A ‘cheap hawk’: What would Gingrich’s foreign policy look like?

Laura Rozen & Chris Moody
The Ticket

"I don't do foreign policy," Newt Gingrich, then the Speaker of the House, told the New York Times in 1995, adding that the proportion of time he spends thinking about domestic policy, compared with foreign affairs and defense, is "90/10." The line was meant as a light-footed dodge from the latest rhetorical bomb he had lit, saying that the United States should recognize Taiwan as a country independent from China. "I was trying to rattle their cage, to get their attention," Gingrich would later say. "I don't think we should recognize Taiwan."

Throughout his political career, Gingrich has demonstrated this pattern--basking in the shocked controversy after a provocative remark and then retreating, when necessary, by dismissing the seriousness of his words. And while he focused on domestic issues during his time in the House, he has positioned himself in the Republican presidential race as a bold leader on the world stage.

Over the course of his campaign, Gingrich has proposed U.S. support for regime change in Iran, named the former United Nations ambassador John Bolton as his preferred secretary of state, decried the alleged culture of timidity at the State Department and urged more covert operations to be conducted by the Central Intelligence Agency. Like most of the Republican candidates, Gingrich has criticized President Barack Obama for not being aggressive with Iran, for initiating timetables for withdrawal from current wars and for not more firmly taking Israel's side in the Middle East peace process.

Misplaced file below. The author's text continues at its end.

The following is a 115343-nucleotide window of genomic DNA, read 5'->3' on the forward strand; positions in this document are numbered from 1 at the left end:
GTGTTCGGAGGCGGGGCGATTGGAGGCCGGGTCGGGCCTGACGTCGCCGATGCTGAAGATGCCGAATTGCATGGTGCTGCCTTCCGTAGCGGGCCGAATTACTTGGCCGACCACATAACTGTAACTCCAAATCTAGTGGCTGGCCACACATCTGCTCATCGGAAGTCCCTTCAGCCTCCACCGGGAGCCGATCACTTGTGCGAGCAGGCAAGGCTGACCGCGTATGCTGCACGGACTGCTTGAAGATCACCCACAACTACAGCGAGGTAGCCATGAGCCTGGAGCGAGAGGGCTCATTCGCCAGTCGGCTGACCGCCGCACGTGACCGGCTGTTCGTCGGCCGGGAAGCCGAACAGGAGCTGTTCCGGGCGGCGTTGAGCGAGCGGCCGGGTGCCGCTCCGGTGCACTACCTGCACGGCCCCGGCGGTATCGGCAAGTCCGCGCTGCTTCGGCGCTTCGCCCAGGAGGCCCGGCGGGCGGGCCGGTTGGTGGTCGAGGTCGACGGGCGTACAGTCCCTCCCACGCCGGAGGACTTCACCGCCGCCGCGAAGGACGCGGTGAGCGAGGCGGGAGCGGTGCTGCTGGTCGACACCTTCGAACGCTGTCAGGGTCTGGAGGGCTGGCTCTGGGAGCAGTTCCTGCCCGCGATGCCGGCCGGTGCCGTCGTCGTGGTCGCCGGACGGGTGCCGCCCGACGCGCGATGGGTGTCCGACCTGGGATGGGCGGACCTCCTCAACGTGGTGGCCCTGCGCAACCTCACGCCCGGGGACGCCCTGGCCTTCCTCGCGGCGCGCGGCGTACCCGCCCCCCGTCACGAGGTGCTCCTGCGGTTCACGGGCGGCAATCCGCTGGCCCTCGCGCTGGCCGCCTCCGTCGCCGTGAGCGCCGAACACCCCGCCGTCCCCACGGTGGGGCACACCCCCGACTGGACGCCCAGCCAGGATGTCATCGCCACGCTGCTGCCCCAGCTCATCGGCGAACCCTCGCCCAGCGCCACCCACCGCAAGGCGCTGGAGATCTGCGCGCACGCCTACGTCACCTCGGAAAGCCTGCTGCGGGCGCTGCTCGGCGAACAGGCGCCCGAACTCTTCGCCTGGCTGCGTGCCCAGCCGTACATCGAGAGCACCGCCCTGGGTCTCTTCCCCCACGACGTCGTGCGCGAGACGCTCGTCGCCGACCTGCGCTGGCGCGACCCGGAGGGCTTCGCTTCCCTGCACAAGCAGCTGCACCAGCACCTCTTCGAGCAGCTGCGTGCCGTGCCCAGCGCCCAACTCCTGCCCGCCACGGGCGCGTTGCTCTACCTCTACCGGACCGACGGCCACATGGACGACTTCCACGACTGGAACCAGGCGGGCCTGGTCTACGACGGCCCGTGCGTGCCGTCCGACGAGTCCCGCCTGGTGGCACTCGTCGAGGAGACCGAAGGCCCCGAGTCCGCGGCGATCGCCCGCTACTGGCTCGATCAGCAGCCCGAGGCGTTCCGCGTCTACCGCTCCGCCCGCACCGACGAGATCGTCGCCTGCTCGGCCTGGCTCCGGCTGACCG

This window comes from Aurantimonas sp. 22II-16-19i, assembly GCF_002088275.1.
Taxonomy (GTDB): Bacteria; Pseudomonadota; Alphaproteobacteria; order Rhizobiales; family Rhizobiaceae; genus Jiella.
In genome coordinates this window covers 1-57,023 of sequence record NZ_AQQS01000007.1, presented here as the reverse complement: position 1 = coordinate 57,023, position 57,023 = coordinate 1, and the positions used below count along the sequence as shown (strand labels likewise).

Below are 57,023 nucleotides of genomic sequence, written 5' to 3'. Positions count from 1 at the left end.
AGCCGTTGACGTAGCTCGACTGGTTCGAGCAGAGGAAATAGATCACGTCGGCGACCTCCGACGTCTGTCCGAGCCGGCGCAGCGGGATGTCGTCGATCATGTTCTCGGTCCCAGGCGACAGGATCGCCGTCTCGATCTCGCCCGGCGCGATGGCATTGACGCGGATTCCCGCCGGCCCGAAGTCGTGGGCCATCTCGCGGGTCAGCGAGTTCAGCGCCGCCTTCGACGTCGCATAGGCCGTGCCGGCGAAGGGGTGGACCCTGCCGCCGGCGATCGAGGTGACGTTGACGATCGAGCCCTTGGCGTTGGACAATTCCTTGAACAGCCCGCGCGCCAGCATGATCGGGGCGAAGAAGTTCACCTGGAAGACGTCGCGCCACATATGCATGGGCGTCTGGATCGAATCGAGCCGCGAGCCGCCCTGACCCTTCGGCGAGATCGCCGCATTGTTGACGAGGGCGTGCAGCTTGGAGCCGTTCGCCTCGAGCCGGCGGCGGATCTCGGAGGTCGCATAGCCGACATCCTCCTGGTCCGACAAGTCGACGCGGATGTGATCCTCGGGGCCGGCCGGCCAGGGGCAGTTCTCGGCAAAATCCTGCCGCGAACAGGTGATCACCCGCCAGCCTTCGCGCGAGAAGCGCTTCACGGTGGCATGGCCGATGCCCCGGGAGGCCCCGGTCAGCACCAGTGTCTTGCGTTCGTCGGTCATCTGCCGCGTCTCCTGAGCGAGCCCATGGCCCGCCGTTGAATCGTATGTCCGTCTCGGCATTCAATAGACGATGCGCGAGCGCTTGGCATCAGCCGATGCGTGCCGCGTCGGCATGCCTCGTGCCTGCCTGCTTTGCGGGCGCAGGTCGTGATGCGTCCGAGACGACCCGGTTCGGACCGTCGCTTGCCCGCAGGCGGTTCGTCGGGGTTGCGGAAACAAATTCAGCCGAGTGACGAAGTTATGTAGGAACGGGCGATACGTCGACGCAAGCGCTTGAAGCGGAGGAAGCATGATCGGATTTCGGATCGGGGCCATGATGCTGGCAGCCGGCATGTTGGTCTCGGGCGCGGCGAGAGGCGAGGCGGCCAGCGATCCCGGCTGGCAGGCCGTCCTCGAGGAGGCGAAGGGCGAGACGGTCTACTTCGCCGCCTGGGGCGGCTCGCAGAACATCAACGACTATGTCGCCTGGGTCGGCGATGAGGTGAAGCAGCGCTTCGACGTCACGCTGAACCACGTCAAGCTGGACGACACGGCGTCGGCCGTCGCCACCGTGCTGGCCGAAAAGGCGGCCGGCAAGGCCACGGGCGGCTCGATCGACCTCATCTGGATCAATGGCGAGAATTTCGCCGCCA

If Gingrich were elected president, what would his foreign policy look like?

Israel and Palestine: Gingrich referred to the Palestinians last week as "an invented people," a remark that drew rebuke from Democrats and even his fellow Republican presidential candidates. "I will tell the truth even if it causes some confusion sometimes with the timid," Gingrich said in defense of the remarks at Saturday's Yahoo News/ABC News debate in Iowa.

"Obviously, everybody is asking, what did he mean and what were the policy implications?" Dimitri Simes, the president of the Center for the National Interest and a former informal Russia advisor to President Nixon, said in an interview with Yahoo News.  "And the policy implication--which his critics implied he had in mind--is that there should be no Palestinian state. And Gingrich has said, no, that is not what he meant."

In terms of actions he would take as president, Gingrich told Republican Jewish activists this month that he would move the American embassy in Israel from Tel Aviv to Jerusalem--a point of contention with Palestinians who see East Jerusalem as their future capital. (A 1995 law, passed when Gingrich was Speaker of the House, ordered the embassy to be moved, but three presidents--two Democrats and a Republican—have managed to avoid doing so.) Gingrich has also said he would not oppose Jewish settlements in the Palestinian West Bank—a position at odds with past Republican and Democratic U.S. administrations.

Iran: Although Gingrich supports continued efforts at economic sanctions to deter Iran's efforts to develop nuclear weapons, he has also urged more covert action to foment regime change in the country. He has endorsed bombing Iran only "as a last recourse" to prevent Iran from obtaining nuclear weapons.

"I think the world needs to understand, Iran is not going to get a nuclear weapon," Gingrich said on CNN on Dec. 7. "All the world can decide is whether they help us peacefully stop it or they force us to use violence, but Iran is not going to get a nuclear weapon."

Afghanistan and Iraq: Gingrich has suggested the nation's efforts in Afghanistan are a quagmire with little or no chance for a positive ending, but he has also criticized President Obama for establishing a timeline to exit the country.